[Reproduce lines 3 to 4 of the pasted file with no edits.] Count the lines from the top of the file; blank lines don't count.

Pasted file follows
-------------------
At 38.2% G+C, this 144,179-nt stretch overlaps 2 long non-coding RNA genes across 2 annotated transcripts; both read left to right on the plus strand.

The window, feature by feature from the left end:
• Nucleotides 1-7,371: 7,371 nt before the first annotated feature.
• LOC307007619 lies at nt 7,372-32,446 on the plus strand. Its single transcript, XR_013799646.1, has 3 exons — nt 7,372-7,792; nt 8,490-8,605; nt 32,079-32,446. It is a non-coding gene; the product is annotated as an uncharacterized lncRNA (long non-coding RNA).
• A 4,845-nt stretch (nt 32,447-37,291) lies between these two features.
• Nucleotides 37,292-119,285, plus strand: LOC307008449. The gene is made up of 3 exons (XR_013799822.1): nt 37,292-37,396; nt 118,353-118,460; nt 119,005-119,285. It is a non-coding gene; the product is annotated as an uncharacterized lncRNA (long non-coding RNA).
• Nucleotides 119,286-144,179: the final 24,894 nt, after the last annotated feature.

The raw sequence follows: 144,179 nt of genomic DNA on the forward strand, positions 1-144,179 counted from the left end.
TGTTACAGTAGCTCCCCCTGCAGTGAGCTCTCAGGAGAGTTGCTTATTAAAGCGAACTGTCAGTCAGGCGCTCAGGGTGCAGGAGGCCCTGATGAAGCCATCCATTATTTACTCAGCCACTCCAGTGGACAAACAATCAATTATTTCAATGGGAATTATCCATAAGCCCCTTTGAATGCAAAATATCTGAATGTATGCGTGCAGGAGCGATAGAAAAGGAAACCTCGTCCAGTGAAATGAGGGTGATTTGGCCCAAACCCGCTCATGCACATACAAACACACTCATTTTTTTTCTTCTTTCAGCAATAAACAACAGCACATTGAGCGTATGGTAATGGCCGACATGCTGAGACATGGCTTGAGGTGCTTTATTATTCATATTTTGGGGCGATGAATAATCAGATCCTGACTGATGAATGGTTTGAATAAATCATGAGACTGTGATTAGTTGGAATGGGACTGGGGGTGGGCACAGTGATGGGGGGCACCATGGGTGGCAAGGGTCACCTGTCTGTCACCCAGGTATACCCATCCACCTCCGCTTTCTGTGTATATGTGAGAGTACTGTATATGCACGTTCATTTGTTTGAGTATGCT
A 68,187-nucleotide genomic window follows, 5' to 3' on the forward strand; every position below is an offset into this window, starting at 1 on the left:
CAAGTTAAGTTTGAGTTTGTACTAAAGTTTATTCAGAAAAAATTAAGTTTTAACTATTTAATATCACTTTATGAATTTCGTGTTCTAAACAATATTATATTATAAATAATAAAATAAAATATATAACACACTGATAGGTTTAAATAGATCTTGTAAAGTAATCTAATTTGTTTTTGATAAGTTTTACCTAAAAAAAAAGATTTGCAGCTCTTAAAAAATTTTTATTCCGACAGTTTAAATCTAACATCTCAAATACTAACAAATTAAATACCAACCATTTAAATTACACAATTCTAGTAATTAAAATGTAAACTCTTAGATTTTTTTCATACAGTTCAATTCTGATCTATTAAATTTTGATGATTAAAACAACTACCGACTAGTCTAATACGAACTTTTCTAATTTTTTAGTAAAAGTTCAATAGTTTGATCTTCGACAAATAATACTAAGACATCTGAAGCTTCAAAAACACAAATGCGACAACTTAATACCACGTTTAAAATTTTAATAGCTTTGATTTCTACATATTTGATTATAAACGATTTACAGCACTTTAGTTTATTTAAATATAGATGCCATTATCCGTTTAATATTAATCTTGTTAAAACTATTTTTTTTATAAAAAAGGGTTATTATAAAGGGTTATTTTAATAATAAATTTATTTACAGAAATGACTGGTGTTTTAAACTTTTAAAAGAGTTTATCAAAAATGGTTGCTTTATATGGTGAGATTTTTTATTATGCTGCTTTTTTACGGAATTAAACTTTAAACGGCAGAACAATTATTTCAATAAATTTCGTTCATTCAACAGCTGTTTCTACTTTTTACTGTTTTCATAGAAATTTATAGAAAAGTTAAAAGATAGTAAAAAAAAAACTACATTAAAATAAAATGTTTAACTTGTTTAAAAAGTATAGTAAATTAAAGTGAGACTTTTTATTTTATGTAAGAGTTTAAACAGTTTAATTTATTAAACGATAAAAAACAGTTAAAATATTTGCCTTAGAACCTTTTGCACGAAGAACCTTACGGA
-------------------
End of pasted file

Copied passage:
• Nucleotides 1-7,371: 7,371 nt before the first annotated feature.
• LOC307007619 lies at nt 7,372-32,446 on the plus strand. Its single transcript, XR_013799646.1, has 3 exons — nt 7,372-7,792; nt 8,490-8,605; nt 32,079-32,446. It is a non-coding gene; the product is annotated as an uncharacterized lncRNA (long non-coding RNA).